Education, on the other hand, has been challenging for many students who have had to endure learning disruptions since March 2020. Less privileged students had overwhelming difficulty with the online mode of learning because of poor connectivity, lack of gadgets, and poor learning environments (mainly due to lack of enough space for studying). With more of the population now having received their vaccines against COVID-19, face-to-face learning opportunities are slowly and sparsely being offered in low-risk areas across the country. This is a welcome development not only for the affected students but also for parents and educators. Candidates who champion more inclusive education for students regardless of their economic backgrounds, and whose concrete plans of action include mechanisms that would capacitate the education sector so as to be insulated from any more disruptions in a post-COVID world, will draw positive attention from the youth.

From the same UNDP study, the top of the list of what worries young Filipinos are “climate emergency, conflicts and disasters, and access to primary healthcare and social services.” Disasters that hit the Philippines, such as typhoons Rolly and Ulysses in 2020 and typhoon Odette in 2021, validate these concerns on climate change-enhanced disasters. While the country is not immune to disasters and we have systems in place to address most, having to deal with the pandemic made it more difficult to extend help to communities affected by typhoons during the first two years of COVID, especially in terms of emergency relief as well as in providing healthcare. Disasters disproportionately affect different sectors and among those that are highly vulnerable are the younger population. In the new normal where COVID is endemic, the youth will be looking for innovative solutions that will put us in a better position to deal with complex disasters that may happen successively, or worse, at the same time.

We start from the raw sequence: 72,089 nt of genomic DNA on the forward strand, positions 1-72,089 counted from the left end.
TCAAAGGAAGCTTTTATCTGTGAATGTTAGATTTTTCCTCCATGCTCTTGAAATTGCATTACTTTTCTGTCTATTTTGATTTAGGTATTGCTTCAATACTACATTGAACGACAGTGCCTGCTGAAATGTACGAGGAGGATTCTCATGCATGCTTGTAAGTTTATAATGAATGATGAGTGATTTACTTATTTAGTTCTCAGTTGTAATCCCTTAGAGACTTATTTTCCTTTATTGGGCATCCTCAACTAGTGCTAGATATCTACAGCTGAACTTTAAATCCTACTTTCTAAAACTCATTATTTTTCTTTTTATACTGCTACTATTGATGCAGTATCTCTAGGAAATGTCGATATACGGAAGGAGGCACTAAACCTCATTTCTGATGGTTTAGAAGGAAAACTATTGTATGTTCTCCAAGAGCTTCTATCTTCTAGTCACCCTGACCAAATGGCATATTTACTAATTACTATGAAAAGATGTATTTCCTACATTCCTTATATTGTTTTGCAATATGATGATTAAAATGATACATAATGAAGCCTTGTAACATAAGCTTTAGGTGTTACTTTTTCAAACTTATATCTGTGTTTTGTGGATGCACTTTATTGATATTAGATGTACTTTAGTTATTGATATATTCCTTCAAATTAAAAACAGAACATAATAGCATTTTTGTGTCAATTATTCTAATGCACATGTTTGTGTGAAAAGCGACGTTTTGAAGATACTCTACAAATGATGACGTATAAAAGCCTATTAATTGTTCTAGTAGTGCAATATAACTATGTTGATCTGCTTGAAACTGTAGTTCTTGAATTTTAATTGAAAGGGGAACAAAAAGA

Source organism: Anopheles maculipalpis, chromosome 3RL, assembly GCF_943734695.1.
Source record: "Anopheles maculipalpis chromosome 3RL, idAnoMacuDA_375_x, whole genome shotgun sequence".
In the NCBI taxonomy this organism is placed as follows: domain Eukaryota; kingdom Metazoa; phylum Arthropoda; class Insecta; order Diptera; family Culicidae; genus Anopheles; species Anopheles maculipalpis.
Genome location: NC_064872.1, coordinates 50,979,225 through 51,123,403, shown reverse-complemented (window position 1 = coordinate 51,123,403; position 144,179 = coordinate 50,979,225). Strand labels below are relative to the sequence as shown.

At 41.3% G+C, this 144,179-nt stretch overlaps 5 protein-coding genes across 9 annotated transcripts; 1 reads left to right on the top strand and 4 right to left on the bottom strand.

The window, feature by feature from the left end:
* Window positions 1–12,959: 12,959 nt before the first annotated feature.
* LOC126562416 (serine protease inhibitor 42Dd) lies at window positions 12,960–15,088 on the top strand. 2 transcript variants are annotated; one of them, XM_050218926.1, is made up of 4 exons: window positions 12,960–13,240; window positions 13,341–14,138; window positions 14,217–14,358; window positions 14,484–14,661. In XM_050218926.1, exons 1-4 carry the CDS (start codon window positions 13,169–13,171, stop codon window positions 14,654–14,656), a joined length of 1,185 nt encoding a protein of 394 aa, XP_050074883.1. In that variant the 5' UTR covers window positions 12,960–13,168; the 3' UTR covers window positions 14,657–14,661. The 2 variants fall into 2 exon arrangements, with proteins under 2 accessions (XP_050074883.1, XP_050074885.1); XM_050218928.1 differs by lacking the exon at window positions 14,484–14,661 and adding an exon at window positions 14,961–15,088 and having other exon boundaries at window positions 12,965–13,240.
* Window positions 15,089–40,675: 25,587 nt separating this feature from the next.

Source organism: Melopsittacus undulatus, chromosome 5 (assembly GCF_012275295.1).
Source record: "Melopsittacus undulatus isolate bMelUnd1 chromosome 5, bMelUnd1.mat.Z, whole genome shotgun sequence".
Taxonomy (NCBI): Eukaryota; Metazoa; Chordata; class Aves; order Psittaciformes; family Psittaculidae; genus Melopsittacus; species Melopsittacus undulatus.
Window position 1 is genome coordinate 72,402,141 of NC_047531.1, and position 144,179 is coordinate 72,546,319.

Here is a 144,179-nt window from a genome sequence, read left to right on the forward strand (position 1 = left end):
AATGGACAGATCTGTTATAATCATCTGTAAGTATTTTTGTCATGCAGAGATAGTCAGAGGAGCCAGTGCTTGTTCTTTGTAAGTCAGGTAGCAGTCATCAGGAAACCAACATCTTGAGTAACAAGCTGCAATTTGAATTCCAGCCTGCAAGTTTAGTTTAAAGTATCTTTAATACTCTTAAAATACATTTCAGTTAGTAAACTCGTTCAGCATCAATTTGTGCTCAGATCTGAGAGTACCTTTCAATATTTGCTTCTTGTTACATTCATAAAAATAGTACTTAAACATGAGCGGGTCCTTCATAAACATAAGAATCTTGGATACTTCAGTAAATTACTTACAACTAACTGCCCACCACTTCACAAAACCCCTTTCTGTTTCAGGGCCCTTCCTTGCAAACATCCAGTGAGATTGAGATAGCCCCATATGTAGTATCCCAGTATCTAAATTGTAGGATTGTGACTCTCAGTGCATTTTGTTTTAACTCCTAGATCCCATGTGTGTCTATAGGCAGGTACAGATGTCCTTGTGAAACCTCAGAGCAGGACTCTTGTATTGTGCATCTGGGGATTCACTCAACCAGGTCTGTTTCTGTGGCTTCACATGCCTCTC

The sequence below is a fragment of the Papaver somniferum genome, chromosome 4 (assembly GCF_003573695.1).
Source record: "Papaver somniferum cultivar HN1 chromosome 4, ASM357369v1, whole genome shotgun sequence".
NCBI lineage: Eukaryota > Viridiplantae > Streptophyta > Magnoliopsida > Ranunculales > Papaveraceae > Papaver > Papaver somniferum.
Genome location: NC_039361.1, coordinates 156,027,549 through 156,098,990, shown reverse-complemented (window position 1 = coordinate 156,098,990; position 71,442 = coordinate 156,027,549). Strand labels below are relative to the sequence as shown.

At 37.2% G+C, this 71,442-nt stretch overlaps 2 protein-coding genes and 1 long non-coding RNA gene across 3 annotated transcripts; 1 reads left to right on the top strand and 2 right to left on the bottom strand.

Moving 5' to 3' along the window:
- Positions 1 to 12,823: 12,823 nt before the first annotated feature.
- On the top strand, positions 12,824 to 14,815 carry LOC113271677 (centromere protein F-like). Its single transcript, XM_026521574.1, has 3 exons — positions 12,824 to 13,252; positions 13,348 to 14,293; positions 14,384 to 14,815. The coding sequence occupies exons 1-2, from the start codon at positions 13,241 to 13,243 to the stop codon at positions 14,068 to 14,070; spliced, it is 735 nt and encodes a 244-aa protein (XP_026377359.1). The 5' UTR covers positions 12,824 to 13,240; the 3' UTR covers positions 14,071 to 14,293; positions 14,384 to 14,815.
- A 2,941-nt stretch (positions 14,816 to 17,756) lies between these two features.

While the aspirations and concerns presented here are not exhaustive, they offer a good indicator of what matters to many of our youth: good governance, sustainability and inclusion, education, healthcare, and social services. Those who are “applying” for government positions must commit to these diverse needs in order to foster deeper political and civic involvement from them.


Pilar Preciousa Pajayon-Berse, Ph.D. is an assistant professor of the Ateneo de Manila University Department of Political Science.